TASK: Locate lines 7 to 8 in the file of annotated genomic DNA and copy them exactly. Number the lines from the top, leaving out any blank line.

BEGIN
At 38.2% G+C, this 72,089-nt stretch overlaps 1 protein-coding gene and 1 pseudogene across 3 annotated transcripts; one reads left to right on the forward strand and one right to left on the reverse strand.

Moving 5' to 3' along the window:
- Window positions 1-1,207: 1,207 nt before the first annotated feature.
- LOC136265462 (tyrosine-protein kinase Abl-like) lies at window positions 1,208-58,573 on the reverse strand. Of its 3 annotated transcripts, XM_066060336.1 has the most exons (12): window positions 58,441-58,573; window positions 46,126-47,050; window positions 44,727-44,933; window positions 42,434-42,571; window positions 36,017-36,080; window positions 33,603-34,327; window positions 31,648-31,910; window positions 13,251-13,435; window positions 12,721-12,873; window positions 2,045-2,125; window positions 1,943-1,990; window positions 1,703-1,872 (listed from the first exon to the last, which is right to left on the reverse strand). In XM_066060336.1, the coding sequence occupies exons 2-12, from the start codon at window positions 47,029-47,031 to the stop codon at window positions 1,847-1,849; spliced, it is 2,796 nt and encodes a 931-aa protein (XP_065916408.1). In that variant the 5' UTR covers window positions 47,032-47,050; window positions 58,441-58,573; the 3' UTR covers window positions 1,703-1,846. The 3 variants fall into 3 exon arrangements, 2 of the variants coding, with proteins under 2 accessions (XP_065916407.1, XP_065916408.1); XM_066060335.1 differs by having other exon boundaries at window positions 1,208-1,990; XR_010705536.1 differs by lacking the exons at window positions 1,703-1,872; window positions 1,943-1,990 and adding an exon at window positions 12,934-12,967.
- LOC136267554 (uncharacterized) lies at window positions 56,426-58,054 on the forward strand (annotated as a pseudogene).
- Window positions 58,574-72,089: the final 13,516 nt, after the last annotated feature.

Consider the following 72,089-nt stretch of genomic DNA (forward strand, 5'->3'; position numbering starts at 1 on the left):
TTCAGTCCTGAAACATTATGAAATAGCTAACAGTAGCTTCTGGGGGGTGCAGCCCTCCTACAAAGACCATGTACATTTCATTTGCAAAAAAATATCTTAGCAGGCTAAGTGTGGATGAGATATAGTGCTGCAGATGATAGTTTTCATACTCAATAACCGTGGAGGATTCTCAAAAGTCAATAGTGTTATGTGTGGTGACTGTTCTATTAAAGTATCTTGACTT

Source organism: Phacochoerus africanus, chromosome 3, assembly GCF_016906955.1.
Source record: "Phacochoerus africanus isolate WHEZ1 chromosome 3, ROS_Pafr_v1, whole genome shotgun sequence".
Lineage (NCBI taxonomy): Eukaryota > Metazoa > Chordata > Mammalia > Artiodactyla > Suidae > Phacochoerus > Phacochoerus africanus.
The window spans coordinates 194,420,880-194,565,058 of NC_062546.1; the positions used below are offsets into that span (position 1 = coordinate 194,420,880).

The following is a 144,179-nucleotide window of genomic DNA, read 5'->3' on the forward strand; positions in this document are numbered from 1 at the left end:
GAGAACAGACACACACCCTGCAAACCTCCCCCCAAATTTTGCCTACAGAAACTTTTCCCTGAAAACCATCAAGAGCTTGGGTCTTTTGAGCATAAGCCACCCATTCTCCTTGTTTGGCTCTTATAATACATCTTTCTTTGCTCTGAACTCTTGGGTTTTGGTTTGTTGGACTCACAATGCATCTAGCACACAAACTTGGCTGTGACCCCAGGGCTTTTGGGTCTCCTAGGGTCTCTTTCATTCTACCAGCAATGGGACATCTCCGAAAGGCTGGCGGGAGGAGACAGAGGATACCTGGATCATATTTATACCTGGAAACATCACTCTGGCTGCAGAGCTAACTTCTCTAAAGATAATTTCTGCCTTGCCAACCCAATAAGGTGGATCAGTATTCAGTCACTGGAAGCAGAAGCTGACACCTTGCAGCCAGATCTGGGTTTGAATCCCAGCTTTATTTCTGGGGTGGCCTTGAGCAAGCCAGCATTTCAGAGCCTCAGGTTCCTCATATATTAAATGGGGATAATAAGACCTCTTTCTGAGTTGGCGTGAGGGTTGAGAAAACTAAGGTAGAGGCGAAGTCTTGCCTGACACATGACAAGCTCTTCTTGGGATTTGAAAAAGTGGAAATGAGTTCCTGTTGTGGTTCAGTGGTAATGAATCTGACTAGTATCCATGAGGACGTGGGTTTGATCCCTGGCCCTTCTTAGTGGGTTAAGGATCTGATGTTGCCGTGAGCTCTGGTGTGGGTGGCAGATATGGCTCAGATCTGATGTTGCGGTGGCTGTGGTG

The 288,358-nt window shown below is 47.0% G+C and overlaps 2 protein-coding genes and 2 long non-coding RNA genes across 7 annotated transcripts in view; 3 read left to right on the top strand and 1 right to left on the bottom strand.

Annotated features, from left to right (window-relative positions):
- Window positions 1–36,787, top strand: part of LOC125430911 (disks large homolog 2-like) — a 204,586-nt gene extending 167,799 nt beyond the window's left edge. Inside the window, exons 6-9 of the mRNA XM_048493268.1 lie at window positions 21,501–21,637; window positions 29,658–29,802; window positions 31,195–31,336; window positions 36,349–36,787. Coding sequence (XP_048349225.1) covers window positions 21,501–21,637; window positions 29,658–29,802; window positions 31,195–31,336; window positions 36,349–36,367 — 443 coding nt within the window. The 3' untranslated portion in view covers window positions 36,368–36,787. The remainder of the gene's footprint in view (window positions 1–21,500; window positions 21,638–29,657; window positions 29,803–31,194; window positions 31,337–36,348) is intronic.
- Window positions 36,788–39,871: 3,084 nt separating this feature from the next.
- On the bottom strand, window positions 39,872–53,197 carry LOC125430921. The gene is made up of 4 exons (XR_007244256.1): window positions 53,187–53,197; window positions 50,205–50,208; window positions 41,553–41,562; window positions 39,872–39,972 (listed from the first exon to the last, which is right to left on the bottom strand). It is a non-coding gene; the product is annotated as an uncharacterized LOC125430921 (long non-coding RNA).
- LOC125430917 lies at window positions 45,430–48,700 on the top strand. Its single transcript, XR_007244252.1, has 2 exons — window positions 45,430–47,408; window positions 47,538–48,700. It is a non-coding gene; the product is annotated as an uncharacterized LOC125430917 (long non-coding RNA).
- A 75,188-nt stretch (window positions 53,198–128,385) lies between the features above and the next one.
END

Consider the following 72,089-nt stretch of genomic DNA (forward strand, 5'->3'; position numbering starts at 1 on the left):
TTCAGTCCTGAAACATTATGAAATAGCTAACAGTAGCTTCTGGGGGGTGCAGCCCTCCTACAAAGACCATGTACATTTCATTTGCAAAAAAATATCTTAGCAGGCTAAGTGTGGATGAGATATAGTGCTGCAGATGATAGTTTTCATACTCAATAACCGTGGAGGATTCTCAAAAGTCAATAGTGTTATGTGTGGTGACTGTTCTATTAAAGTATCTTGACTT